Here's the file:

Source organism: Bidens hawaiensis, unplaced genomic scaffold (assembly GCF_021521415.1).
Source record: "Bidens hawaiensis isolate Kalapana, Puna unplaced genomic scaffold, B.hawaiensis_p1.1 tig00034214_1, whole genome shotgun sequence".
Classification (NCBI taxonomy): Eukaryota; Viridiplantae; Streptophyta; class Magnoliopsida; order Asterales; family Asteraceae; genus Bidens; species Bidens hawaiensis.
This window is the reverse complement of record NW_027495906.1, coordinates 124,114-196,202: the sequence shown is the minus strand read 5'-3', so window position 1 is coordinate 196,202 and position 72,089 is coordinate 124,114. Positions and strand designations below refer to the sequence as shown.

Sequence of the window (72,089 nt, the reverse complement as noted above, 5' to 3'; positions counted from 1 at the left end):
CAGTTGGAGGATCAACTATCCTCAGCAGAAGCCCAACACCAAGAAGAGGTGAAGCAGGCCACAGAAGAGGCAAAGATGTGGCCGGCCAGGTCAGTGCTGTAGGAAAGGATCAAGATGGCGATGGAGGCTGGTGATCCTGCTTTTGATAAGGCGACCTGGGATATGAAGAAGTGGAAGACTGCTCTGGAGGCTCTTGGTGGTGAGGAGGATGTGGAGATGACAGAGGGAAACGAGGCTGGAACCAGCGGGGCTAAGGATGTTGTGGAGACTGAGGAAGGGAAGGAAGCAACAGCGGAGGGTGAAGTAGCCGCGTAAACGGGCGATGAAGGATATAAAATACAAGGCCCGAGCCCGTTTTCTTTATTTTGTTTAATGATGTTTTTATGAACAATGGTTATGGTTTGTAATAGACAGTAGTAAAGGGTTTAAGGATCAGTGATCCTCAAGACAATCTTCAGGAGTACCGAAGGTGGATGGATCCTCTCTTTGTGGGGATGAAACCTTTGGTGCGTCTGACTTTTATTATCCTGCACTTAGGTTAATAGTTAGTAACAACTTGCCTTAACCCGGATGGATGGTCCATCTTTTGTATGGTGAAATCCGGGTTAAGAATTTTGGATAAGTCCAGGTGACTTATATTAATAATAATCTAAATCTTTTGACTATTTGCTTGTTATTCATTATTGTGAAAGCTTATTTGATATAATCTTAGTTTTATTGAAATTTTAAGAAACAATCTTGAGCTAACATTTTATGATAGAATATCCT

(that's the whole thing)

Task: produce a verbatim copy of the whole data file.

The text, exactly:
Source organism: Bidens hawaiensis, unplaced genomic scaffold (assembly GCF_021521415.1).
Source record: "Bidens hawaiensis isolate Kalapana, Puna unplaced genomic scaffold, B.hawaiensis_p1.1 tig00034214_1, whole genome shotgun sequence".
Classification (NCBI taxonomy): Eukaryota; Viridiplantae; Streptophyta; class Magnoliopsida; order Asterales; family Asteraceae; genus Bidens; species Bidens hawaiensis.
This window is the reverse complement of record NW_027495906.1, coordinates 124,114-196,202: the sequence shown is the minus strand read 5'-3', so window position 1 is coordinate 196,202 and position 72,089 is coordinate 124,114. Positions and strand designations below refer to the sequence as shown.

Sequence of the window (72,089 nt, the reverse complement as noted above, 5' to 3'; positions counted from 1 at the left end):
CAGTTGGAGGATCAACTATCCTCAGCAGAAGCCCAACACCAAGAAGAGGTGAAGCAGGCCACAGAAGAGGCAAAGATGTGGCCGGCCAGGTCAGTGCTGTAGGAAAGGATCAAGATGGCGATGGAGGCTGGTGATCCTGCTTTTGATAAGGCGACCTGGGATATGAAGAAGTGGAAGACTGCTCTGGAGGCTCTTGGTGGTGAGGAGGATGTGGAGATGACAGAGGGAAACGAGGCTGGAACCAGCGGGGCTAAGGATGTTGTGGAGACTGAGGAAGGGAAGGAAGCAACAGCGGAGGGTGAAGTAGCCGCGTAAACGGGCGATGAAGGATATAAAATACAAGGCCCGAGCCCGTTTTCTTTATTTTGTTTAATGATGTTTTTATGAACAATGGTTATGGTTTGTAATAGACAGTAGTAAAGGGTTTAAGGATCAGTGATCCTCAAGACAATCTTCAGGAGTACCGAAGGTGGATGGATCCTCTCTTTGTGGGGATGAAACCTTTGGTGCGTCTGACTTTTATTATCCTGCACTTAGGTTAATAGTTAGTAACAACTTGCCTTAACCCGGATGGATGGTCCATCTTTTGTATGGTGAAATCCGGGTTAAGAATTTTGGATAAGTCCAGGTGACTTATATTAATAATAATCTAAATCTTTTGACTATTTGCTTGTTATTCATTATTGTGAAAGCTTATTTGATATAATCTTAGTTTTATTGAAATTTTAAGAAACAATCTTGAGCTAACATTTTATGATAGAATATCCT